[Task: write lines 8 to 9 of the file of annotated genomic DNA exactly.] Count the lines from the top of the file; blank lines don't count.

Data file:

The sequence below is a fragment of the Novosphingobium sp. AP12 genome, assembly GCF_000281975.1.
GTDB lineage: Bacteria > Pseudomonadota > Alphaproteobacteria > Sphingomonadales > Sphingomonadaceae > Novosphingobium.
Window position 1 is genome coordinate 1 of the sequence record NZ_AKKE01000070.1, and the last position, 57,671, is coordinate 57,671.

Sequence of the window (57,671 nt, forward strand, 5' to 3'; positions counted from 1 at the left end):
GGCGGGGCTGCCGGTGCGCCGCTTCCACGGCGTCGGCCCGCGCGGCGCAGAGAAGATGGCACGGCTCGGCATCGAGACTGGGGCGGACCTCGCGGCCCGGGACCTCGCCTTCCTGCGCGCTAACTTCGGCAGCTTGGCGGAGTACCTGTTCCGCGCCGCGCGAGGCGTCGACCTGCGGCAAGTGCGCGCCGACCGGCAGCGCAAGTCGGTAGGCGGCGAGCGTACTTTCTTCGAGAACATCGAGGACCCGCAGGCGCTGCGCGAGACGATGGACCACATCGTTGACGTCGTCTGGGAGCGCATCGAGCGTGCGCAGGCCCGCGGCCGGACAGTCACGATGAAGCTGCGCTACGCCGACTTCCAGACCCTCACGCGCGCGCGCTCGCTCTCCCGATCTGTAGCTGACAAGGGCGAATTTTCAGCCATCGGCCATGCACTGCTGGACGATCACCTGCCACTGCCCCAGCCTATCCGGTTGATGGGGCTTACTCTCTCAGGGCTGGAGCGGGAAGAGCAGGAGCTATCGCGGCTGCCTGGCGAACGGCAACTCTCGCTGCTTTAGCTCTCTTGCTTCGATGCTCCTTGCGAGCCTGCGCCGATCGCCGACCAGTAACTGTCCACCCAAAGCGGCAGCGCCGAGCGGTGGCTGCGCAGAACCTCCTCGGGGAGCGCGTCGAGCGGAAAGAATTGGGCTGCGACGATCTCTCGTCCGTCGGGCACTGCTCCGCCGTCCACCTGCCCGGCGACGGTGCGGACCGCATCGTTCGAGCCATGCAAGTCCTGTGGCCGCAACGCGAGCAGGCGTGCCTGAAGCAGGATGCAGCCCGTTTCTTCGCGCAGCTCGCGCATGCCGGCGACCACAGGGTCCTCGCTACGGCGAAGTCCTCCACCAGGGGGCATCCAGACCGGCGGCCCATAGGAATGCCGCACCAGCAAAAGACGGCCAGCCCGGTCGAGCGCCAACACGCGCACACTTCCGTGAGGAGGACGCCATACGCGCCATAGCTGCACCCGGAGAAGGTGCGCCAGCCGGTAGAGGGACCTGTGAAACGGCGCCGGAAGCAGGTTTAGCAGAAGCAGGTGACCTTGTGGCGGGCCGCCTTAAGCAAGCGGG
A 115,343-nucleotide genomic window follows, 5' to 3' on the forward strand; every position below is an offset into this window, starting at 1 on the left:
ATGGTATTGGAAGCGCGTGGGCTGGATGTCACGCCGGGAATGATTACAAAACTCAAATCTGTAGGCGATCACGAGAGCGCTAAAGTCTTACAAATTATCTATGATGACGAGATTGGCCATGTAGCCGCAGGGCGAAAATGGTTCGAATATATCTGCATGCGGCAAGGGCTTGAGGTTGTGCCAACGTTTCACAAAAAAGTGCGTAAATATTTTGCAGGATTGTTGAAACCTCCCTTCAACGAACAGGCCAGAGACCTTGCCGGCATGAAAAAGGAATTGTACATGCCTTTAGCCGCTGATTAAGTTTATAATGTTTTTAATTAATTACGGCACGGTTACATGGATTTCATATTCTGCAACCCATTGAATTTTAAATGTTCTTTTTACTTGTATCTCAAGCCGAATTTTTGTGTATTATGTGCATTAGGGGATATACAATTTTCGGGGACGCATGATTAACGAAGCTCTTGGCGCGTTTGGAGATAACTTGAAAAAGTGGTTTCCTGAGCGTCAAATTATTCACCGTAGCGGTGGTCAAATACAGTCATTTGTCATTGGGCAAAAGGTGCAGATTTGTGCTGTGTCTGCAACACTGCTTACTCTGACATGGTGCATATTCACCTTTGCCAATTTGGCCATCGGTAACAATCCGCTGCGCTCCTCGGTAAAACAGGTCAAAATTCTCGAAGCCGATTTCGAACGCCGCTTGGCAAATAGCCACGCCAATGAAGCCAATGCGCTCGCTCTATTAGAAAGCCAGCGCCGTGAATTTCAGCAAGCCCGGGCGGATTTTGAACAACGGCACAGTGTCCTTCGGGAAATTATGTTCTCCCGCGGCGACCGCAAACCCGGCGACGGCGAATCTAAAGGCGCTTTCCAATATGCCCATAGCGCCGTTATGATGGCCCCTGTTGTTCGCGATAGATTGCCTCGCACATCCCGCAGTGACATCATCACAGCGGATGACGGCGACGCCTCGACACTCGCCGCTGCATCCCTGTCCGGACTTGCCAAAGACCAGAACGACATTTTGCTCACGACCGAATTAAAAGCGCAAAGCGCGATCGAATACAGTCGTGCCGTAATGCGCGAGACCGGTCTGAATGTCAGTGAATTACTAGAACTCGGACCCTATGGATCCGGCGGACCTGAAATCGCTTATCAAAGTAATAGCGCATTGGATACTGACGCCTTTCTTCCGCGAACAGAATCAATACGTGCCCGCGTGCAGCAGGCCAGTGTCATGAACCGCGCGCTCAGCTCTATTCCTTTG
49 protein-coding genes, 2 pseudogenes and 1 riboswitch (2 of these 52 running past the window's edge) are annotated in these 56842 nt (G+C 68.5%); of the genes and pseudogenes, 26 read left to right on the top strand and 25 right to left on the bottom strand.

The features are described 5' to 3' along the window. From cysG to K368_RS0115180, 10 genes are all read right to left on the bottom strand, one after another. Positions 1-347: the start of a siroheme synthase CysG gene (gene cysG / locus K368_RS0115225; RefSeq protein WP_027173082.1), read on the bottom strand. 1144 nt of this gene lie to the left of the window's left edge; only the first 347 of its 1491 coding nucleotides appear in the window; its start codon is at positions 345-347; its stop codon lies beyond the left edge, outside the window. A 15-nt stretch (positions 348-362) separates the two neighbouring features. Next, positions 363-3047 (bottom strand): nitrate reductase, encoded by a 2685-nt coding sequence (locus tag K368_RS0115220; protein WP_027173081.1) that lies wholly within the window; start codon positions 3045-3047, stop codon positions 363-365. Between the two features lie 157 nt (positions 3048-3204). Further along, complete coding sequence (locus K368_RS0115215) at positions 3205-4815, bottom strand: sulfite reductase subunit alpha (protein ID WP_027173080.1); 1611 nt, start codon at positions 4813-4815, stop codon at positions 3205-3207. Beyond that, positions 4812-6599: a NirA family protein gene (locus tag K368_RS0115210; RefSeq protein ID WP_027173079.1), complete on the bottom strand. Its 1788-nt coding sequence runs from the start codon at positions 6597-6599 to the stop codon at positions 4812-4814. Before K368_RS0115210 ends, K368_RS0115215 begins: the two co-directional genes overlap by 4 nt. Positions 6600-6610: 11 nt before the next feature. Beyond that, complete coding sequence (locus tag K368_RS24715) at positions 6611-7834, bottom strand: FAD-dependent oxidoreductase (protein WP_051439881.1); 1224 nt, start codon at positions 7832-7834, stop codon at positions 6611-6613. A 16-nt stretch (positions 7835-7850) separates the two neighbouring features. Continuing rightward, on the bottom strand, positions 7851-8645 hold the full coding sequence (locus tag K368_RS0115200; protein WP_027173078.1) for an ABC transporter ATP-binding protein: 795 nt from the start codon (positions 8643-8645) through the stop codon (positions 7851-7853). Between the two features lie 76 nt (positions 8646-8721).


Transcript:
49 protein-coding genes, 2 pseudogenes and 1 riboswitch (2 of these 52 running past the window's edge) are annotated in these 56842 nt (G+C 68.5%); of the genes and pseudogenes, 26 read left to right on the top strand and 25 right to left on the bottom strand.

The features are described 5' to 3' along the window. From cysG to K368_RS0115180, 10 genes are all read right to left on the bottom strand, one after another. Positions 1-347: the start of a siroheme synthase CysG gene (gene cysG / locus K368_RS0115225; RefSeq protein WP_027173082.1), read on the bottom strand. 1144 nt of this gene lie to the left of the window's left edge; only the first 347 of its 1491 coding nucleotides appear in the window; its start codon is at positions 345-347; its stop codon lies beyond the left edge, outside the window. A 15-nt stretch (positions 348-362) separates the two neighbouring features. Next, positions 363-3047 (bottom strand): nitrate reductase, encoded by a 2685-nt coding sequence (locus tag K368_RS0115220; protein WP_027173081.1) that lies wholly within the window; start codon positions 3045-3047, stop codon positions 363-365. Between the two features lie 157 nt (positions 3048-3204). Further along, complete coding sequence (locus K368_RS0115215) at positions 3205-4815, bottom strand: sulfite reductase subunit alpha (protein ID WP_027173080.1); 1611 nt, start codon at positions 4813-4815, stop codon at positions 3205-3207. Beyond that, positions 4812-6599: a NirA family protein gene (locus tag K368_RS0115210; RefSeq protein ID WP_027173079.1), complete on the bottom strand. Its 1788-nt coding sequence runs from the start codon at positions 6597-6599 to the stop codon at positions 4812-4814. Before K368_RS0115210 ends, K368_RS0115215 begins: the two co-directional genes overlap by 4 nt. Positions 6600-6610: 11 nt before the next feature. Beyond that, complete coding sequence (locus tag K368_RS24715) at positions 6611-7834, bottom strand: FAD-dependent oxidoreductase (protein WP_051439881.1); 1224 nt, start codon at positions 7832-7834, stop codon at positions 6611-6613. A 16-nt stretch (positions 7835-7850) separates the two neighbouring features. Continuing rightward, on the bottom strand, positions 7851-8645 hold the full coding sequence (locus tag K368_RS0115200; protein WP_027173078.1) for an ABC transporter ATP-binding protein: 795 nt from the start codon (positions 8643-8645) through the stop codon (positions 7851-7853). Between the two features lie 76 nt (positions 8646-8721).